NEW YORK – GeneDx said Tuesday after market close that its second quarter revenues grew nearly 35 percent to $48.7 million from $36.2 million a year ago, boosted by growth in whole-exome and genome sequencing testing revenue. The total beat the Wall Street consensus estimate of $47.6 million.
More than 96 percent of revenues in the three months ended June 30 came from diagnostic testing, with the balance attributed to the legacy Sema4 informatics business. The former Sema4 purchased GeneDx in April 2022 from Opko Health for $623 million and subsequently changed the corporate name to GeneDx.
Stamford, Connecticut-based GeneDx performed 54,928 tests in the quarter, 21 percent more than the 45,557 tests it conducted a year earlier when calculated on a pro forma basis. The company saw year-on-year growth in all categories of testing except hereditary cancer testing, with particular strength in exomes and genomes. It ceased COVID-19 testing in Q1 2022.
In a conference call to discuss the financial results, President and CEO Katherine Stueland said that GeneDx has sequenced nearly 500,000 exomes in its 10-year history, almost half in the last two years.
"We turned a critically important corner in Q2," Stueland said. The company had its "biggest revenue month in history" in June, which she said was the direct result of converting customers from gene panels to exomes. "Our focus on accelerating physician conversion to genomic sequencing is working," Stueland said.
GeneDx performed a company-record 11,855 exome or genome tests in the recently completed quarter, up 56 percent from 7,579 in Q2 2022. Revenue in this segment grew 36 percent, from $21.1 million a year earlier to $28.7 million, and produced gross margins of more than 60 percent, she said.
"While our test menu is expansive today, our goal is to get to an optimized test menu of simply exome and genome as the backbone for testing all inherited diseases, going beyond the rare disease population to cover every stage of life from newborn screening to adult diagnostics," Stueland said.
She noted that GeneDx has been improving its genome interpretation capabilities with artificial intelligence.
CFO Kevin Feeley added that the firm is also using AI to capture "upfront medical necessity information in real time" to support billing claims for its tests.
Payors reimburse for fewer than half of all exome tests that GeneDx performs, according to Feeley, even though Stueland noted that 28 states now cover outpatient whole-exome sequencing through their Medicaid programs. She also said that Florida and Arizona recently became the seventh and eighth states to offer Medicaid coverage for inpatient whole-genome sequencing.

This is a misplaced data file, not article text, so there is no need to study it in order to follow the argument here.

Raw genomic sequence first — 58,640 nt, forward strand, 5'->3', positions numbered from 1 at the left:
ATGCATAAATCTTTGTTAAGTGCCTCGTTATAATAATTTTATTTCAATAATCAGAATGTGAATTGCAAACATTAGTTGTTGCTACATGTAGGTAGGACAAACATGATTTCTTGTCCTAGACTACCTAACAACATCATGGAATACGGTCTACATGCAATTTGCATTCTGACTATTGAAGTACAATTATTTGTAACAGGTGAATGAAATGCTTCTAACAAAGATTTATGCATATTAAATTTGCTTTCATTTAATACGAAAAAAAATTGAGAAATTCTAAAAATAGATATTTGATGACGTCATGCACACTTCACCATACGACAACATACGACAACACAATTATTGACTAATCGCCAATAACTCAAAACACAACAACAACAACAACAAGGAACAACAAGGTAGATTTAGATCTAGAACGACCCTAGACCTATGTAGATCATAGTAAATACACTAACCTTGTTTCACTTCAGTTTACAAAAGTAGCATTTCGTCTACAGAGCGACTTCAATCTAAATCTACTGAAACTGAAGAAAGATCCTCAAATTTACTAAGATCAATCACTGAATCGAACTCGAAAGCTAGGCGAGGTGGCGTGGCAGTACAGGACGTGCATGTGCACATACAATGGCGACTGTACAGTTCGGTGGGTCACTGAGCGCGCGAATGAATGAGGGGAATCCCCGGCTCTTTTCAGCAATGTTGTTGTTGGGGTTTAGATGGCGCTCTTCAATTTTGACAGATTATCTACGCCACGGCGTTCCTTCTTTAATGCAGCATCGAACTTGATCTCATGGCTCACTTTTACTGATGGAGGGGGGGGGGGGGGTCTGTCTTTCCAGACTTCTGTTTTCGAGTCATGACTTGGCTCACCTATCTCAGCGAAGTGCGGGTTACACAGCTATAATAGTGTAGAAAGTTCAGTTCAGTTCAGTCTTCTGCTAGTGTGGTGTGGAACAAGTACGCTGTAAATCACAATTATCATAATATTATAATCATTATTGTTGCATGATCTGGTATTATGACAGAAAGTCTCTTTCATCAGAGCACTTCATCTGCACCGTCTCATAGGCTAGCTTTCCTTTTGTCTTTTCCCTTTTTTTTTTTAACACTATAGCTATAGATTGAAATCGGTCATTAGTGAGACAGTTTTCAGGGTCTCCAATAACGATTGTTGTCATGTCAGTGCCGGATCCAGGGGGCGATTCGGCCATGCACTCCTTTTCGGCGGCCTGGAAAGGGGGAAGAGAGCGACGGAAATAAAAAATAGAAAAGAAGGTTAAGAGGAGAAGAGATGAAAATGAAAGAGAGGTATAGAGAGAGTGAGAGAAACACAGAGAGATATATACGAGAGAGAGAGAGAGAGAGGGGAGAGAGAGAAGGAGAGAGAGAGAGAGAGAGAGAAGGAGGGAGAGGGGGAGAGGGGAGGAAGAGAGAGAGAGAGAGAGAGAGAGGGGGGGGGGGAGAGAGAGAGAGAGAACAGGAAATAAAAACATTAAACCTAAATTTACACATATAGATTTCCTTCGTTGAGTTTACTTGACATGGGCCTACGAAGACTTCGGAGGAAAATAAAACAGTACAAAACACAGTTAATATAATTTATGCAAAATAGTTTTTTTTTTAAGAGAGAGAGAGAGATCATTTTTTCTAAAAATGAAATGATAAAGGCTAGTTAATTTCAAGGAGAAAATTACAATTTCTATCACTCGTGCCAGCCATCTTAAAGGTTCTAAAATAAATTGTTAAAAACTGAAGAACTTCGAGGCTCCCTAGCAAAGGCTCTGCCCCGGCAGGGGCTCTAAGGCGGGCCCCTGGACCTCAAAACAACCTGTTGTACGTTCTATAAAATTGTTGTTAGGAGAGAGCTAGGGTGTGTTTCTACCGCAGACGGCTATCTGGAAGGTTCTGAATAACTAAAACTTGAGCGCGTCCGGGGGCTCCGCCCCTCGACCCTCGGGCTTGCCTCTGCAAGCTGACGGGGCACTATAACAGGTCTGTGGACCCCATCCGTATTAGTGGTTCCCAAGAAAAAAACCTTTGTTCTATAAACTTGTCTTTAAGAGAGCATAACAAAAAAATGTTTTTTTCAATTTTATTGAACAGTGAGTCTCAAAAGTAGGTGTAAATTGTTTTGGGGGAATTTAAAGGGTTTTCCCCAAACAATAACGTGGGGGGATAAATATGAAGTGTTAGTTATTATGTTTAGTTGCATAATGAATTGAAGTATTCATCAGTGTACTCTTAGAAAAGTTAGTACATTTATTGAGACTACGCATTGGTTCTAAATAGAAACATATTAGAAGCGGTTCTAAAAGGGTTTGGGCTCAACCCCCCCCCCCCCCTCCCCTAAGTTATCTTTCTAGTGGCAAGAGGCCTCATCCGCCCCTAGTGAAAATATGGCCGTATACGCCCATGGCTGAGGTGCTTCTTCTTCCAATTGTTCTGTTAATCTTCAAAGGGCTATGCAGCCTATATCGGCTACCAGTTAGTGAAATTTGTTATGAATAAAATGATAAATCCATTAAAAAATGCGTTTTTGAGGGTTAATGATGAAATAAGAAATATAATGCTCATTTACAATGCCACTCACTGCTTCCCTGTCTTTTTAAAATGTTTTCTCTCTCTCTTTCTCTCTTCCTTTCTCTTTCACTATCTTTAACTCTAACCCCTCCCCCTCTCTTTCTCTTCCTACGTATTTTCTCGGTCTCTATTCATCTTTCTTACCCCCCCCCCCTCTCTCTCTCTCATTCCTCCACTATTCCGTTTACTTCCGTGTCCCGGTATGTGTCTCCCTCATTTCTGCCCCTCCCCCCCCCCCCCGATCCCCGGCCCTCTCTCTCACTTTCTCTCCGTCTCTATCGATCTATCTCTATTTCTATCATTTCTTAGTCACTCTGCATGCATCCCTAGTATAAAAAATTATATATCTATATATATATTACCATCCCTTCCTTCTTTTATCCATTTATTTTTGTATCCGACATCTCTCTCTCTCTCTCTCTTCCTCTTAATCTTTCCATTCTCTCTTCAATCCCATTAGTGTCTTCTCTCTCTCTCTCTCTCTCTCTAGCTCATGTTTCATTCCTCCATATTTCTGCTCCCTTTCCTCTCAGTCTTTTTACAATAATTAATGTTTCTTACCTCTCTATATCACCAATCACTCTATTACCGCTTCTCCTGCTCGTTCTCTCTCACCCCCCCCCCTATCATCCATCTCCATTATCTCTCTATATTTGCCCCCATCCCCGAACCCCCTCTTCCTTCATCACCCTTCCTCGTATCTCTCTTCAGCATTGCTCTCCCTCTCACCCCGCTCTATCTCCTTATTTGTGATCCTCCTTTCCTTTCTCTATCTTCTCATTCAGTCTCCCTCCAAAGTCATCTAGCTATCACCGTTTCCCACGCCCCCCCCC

GeneDx's net loss for the quarter ended June 30 was $46.7 million, or $1.84 per share, down from a net loss of $85.7 million, or $8.38 per share, in Q2 2022. Wall Street analysts, on average, had expected a net loss of $1.31 per share. The company used 25.4 million weighted average shares of common stock to compute net loss for Q2 2023, compared to 10.2 million shares in the year-ago quarter. On an adjusted basis, the company recorded a Q2 net loss of $41.8 million, compared to a net loss of $66.4 million a year earlier.
The company executed a 1-for-33 reverse stock split in May to regain compliance with Nasdaq's minimum bid price listing requirement of $1.00 per share.
GeneDx's R&D spending in the quarter declined 37 percent to $17.1 million from $27.2 million a year ago, while SG&A costs were halved to $52.5 million from $104.1 million.
As of June 30, the company had $156.7 million in cash and equivalents and $900,000 in long-term restricted cash. It has not yet drawn on a $125 million revolving credit facility it has available.
GeneDx reiterated an earlier forecast of full-year 2023 revenues of $205 million to $220 million, not including the legacy Sema4 diagnostic testing business, and said once again that it is on course to become profitable in 2025. However, the company updated its guidance to reflect slowing cash burn, saying that it would use $70 million to $85 million of net cash in the second half of the year.
In a Form 10-Q filed with the US Securities and Exchange Commission on Tuesday, GeneDx disclosed that the Connecticut Department of Economic and Community Development has forgiven $4.5 million of $15.5 million in loans made to GeneDx because the firm has met certain job creation and retention milestones.
Still, it has been a roller coaster for the company since the merger with Sema4. GeneDx has gone through three rounds of job cuts and has shuttered a laboratory in Connecticut in a little more than a year.
In November 2022, GeneDx announced a downsizing, including the shutdown of several legacy Sema4 operations, which has been completed. The firm booked about $3.5 million in sales from these discontinued operations in Q2.
In January, GeneDx brought in $150 million in gross proceeds from new public and direct stock offerings.
This week, GeneDx and Pacific Biosciences announced a collaboration with the University of Washington to study long-read, whole-genome sequencing-based diagnostics in neonatal care.
Last month, GeneDx formed a strategic partnership with Prognos Health to help the latter's life sciences clients suggest therapies for patients newly diagnosed with rare diseases. The firms hope to apply real-world genomic data to shorten what they called the "treatment odyssey."
"We see [in this partnership] a great opportunity over the next several years to be able to ensure that rare-disease data is being put to work for patients themselves," Stueland said Tuesday.
GeneDx went live with its Illumina NovaSeq X Plus sequencer last month, and another will come online this quarter, Feeley said. Wrapping up this month is consolidation of library preparation processes with the help of Twist Bioscience.
In morning trading on the Nasdaq, GeneDx's stock was down almost 5 percent at $6.35 per share.